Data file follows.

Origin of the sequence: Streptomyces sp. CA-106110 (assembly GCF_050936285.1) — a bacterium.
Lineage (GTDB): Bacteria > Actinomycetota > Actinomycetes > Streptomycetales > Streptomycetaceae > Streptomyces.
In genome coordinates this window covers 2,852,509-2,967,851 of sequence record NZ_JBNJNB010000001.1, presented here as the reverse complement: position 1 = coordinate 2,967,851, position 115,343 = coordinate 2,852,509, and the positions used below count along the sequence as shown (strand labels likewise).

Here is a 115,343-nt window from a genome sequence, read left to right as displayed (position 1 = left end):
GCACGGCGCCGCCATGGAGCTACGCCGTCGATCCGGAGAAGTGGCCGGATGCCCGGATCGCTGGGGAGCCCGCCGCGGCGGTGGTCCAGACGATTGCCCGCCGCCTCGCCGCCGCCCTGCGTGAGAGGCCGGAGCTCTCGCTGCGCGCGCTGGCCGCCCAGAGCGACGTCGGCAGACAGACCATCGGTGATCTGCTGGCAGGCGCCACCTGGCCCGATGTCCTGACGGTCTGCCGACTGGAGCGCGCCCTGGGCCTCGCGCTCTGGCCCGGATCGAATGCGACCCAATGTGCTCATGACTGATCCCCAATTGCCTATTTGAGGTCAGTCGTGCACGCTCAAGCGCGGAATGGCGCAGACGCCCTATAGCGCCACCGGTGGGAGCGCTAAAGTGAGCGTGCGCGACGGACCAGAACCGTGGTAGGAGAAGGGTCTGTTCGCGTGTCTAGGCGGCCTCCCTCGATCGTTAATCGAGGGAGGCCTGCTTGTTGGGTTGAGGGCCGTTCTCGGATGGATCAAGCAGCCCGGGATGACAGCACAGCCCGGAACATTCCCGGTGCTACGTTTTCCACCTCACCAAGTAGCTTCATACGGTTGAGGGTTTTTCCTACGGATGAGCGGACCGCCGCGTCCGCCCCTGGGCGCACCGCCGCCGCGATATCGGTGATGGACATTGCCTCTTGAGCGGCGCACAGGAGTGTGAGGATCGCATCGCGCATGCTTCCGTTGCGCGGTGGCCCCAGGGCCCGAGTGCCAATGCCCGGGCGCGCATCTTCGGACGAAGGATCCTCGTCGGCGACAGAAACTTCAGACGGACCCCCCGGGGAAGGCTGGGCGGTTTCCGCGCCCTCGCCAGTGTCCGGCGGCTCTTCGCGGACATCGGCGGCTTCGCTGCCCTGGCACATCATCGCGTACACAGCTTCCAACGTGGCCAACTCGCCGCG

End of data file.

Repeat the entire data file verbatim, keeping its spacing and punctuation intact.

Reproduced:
Origin of the sequence: Streptomyces sp. CA-106110 (assembly GCF_050936285.1) — a bacterium.
Lineage (GTDB): Bacteria > Actinomycetota > Actinomycetes > Streptomycetales > Streptomycetaceae > Streptomyces.
In genome coordinates this window covers 2,852,509-2,967,851 of sequence record NZ_JBNJNB010000001.1, presented here as the reverse complement: position 1 = coordinate 2,967,851, position 115,343 = coordinate 2,852,509, and the positions used below count along the sequence as shown (strand labels likewise).

Here is a 115,343-nt window from a genome sequence, read left to right as displayed (position 1 = left end):
GCACGGCGCCGCCATGGAGCTACGCCGTCGATCCGGAGAAGTGGCCGGATGCCCGGATCGCTGGGGAGCCCGCCGCGGCGGTGGTCCAGACGATTGCCCGCCGCCTCGCCGCCGCCCTGCGTGAGAGGCCGGAGCTCTCGCTGCGCGCGCTGGCCGCCCAGAGCGACGTCGGCAGACAGACCATCGGTGATCTGCTGGCAGGCGCCACCTGGCCCGATGTCCTGACGGTCTGCCGACTGGAGCGCGCCCTGGGCCTCGCGCTCTGGCCCGGATCGAATGCGACCCAATGTGCTCATGACTGATCCCCAATTGCCTATTTGAGGTCAGTCGTGCACGCTCAAGCGCGGAATGGCGCAGACGCCCTATAGCGCCACCGGTGGGAGCGCTAAAGTGAGCGTGCGCGACGGACCAGAACCGTGGTAGGAGAAGGGTCTGTTCGCGTGTCTAGGCGGCCTCCCTCGATCGTTAATCGAGGGAGGCCTGCTTGTTGGGTTGAGGGCCGTTCTCGGATGGATCAAGCAGCCCGGGATGACAGCACAGCCCGGAACATTCCCGGTGCTACGTTTTCCACCTCACCAAGTAGCTTCATACGGTTGAGGGTTTTTCCTACGGATGAGCGGACCGCCGCGTCCGCCCCTGGGCGCACCGCCGCCGCGATATCGGTGATGGACATTGCCTCTTGAGCGGCGCACAGGAGTGTGAGGATCGCATCGCGCATGCTTCCGTTGCGCGGTGGCCCCAGGGCCCGAGTGCCAATGCCCGGGCGCGCATCTTCGGACGAAGGATCCTCGTCGGCGACAGAAACTTCAGACGGACCCCCCGGGGAAGGCTGGGCGGTTTCCGCGCCCTCGCCAGTGTCCGGCGGCTCTTCGCGGACATCGGCGGCTTCGCTGCCCTGGCACATCATCGCGTACACAGCTTCCAACGTGGCCAACTCGCCGCG